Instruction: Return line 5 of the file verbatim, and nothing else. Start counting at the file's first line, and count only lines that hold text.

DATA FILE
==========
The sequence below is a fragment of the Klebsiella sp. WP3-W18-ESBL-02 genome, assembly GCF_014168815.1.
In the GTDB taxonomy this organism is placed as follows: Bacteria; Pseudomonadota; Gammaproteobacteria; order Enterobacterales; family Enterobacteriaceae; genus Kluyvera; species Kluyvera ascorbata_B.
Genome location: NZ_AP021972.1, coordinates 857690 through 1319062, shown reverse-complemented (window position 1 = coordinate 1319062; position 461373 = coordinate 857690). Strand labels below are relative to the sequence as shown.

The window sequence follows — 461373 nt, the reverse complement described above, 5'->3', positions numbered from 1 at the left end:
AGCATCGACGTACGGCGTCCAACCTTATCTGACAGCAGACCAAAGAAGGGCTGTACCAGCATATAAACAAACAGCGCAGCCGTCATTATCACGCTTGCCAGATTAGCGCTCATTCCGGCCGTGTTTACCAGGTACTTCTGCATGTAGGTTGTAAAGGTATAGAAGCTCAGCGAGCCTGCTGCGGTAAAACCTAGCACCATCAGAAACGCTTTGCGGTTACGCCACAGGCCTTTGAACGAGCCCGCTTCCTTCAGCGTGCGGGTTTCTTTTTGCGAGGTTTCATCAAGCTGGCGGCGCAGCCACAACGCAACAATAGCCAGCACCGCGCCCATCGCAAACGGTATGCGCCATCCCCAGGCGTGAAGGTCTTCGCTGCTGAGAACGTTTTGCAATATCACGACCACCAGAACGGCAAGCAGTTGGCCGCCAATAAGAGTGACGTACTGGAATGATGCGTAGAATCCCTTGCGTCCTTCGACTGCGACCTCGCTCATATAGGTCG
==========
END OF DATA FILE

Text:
AGCATCGACGTACGGCGTCCAACCTTATCTGACAGCAGACCAAAGAAGGGCTGTACCAGCATATAAACAAACAGCGCAGCCGTCATTATCACGCTTGCCAGATTAGCGCTCATTCCGGCCGTGTTTACCAGGTACTTCTGCATGTAGGTTGTAAAGGTATAGAAGCTCAGCGAGCCTGCTGCGGTAAAACCTAGCACCATCAGAAACGCTTTGCGGTTACGCCACAGGCCTTTGAACGAGCCCGCTTCCTTCAGCGTGCGGGTTTCTTTTTGCGAGGTTTCATCAAGCTGGCGGCGCAGCCACAACGCAACAATAGCCAGCACCGCGCCCATCGCAAACGGTATGCGCCATCCCCAGGCGTGAAGGTCTTCGCTGCTGAGAACGTTTTGCAATATCACGACCACCAGAACGGCAAGCAGTTGGCCGCCAATAAGAGTGACGTACTGGAATGATGCGTAGAATCCCTTGCGTCCTTCGACTGCGACCTCGCTCATATAGGTCG